JEK2: Larger capacity considered, Westinghouse, EDF, KHNP in running

12 October 2023

The proposed new nuclear energy plant for Slovenia could have a power of 2400 MW and there are three technology providers being considered, GEN Energy CEO Dejan Paravan has said.

How JEK2 could look, alongside the existing Krško plant (Image: GEN/JEK2)

Paravan gave the update on the project while speaking at the Energetika 2023 conference.

According to GEN Energy he noted that the company had this year changed the design of the project "so we could build a larger block with a power of up to 2400 MW, or two blocks". This would expand the range of potential suppliers, improving the negotiating power and provide greater co-investment opportunities, he said. It would also increase energy security.

The company reported him as saying "we will treat all three possible technology suppliers for JEK2 - the American Westinghouse, the French EDF and the Korean KHNP - equally" and added that they all have strengths and weaknesses and "the decision will not be easy".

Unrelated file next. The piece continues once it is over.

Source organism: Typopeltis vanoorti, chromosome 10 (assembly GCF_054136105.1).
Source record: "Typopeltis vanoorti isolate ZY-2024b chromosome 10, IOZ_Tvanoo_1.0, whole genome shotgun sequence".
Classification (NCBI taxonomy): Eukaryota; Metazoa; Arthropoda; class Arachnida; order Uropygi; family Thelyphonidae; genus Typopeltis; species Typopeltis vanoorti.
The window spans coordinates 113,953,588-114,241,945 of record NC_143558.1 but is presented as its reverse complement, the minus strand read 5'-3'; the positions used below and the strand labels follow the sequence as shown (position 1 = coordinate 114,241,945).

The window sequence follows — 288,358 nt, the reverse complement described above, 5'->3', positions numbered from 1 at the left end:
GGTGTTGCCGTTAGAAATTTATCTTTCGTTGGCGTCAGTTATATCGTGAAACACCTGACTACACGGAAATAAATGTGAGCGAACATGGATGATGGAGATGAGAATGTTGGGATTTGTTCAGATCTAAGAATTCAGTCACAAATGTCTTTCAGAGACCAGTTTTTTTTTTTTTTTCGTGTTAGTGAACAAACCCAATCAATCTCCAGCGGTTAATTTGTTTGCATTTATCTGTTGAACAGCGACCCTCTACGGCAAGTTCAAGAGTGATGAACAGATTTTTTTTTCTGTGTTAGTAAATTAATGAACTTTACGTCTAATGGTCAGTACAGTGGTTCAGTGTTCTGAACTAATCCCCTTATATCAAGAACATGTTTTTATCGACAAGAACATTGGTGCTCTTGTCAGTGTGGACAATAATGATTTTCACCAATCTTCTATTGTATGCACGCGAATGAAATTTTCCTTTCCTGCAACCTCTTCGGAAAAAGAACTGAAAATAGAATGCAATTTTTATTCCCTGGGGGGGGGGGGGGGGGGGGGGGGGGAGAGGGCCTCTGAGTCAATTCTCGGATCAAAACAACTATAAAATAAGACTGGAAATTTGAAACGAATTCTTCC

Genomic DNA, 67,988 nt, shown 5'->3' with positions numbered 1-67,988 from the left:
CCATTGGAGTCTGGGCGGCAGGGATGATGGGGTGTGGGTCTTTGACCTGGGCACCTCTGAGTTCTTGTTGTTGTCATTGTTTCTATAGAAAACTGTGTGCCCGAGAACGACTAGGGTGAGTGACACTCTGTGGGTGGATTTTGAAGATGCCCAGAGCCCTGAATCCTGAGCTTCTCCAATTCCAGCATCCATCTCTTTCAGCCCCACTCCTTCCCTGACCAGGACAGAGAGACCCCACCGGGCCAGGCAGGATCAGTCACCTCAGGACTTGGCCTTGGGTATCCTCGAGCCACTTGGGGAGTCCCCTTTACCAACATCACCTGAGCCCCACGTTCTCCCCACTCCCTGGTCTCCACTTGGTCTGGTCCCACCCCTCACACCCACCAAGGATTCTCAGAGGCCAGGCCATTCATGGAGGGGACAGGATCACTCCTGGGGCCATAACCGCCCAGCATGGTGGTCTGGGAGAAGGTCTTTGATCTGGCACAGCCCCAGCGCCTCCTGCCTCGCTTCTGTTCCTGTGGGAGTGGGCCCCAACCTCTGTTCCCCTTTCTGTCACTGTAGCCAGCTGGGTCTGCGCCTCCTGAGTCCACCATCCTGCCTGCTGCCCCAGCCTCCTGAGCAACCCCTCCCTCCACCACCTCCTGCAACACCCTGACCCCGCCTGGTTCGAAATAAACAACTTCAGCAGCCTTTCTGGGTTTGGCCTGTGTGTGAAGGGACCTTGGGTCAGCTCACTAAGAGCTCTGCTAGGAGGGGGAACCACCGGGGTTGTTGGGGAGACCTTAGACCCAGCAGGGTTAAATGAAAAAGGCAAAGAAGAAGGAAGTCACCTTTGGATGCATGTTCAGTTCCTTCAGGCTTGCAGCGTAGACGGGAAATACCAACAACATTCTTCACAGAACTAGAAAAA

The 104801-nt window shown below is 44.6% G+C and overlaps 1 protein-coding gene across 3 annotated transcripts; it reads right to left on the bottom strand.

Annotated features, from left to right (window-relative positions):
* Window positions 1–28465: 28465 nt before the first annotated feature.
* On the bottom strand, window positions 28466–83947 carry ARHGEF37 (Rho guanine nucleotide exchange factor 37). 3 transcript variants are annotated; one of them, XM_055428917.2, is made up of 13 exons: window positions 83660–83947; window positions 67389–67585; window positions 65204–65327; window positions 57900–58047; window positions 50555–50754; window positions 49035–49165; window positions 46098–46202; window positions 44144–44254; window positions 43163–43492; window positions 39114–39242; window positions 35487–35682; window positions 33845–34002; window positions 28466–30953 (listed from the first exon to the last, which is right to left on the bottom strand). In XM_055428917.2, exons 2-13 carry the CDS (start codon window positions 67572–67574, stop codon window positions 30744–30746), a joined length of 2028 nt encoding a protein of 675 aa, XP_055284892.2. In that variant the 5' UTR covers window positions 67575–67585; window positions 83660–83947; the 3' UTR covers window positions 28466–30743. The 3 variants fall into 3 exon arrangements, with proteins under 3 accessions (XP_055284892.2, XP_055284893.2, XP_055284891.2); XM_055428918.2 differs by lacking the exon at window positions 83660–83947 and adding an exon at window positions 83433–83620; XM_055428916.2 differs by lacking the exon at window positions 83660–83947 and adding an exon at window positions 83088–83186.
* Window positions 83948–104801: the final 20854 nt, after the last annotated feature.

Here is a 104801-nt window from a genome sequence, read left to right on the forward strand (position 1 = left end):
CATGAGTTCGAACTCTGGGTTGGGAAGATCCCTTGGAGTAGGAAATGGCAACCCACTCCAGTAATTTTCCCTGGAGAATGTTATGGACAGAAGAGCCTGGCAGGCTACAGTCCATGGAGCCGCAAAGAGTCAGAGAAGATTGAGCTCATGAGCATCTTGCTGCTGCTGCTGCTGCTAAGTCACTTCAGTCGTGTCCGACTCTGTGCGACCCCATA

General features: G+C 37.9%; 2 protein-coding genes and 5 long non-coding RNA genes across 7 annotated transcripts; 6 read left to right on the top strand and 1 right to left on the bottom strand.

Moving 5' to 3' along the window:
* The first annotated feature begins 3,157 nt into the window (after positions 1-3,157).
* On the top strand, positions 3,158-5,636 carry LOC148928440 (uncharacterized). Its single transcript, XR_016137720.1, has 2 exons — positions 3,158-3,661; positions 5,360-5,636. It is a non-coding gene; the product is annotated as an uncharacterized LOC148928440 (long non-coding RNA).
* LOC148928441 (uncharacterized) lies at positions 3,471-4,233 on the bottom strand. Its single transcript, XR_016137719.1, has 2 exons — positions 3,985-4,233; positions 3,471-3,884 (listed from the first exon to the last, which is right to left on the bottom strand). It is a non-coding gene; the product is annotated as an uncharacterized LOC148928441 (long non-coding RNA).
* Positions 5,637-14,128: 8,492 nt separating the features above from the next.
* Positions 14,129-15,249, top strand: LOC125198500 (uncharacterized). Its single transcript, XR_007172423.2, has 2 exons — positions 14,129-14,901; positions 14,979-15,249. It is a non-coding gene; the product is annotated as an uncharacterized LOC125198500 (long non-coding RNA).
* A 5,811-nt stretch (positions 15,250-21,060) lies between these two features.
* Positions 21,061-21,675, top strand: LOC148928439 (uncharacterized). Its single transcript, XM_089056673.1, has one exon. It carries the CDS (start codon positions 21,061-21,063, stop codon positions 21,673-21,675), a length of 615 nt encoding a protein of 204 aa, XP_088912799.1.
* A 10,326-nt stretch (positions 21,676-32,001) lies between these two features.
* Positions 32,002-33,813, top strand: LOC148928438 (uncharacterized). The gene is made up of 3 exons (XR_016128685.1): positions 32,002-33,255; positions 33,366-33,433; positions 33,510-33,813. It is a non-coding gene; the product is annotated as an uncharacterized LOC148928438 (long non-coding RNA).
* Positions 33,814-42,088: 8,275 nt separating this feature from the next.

A new working group of Slovenian government ministers and industry officials has been established and met last month with the aim of speeding up the implementation of the JEK2 project and preparing "all the necessary bases for citizens to make high-quality and informed decisions about" it in a referendum which the government says is needed for the project to happen.

The planned timeline is for a final investment decision by 2028, with the aim of new capacity coming online in the 2030s.

Krško, a 696 MWe pressurised water reactor, is Slovenia's only nuclear power plant and generates about one-third of its electricity. The plant, which is co-owned by neighbouring Croatia, began commercial operation in 1981, and a 20-year extension to its initial 40-year operational lifetime was confirmed in mid-2015. Krško is owned and operated by Nuklearna Elektrarna Krško, which is jointly owned by Croatia's Hrvatska elektroprivreda (HEP Group) and Slovenia's GEN Energija.

Researched and written by World Nuclear News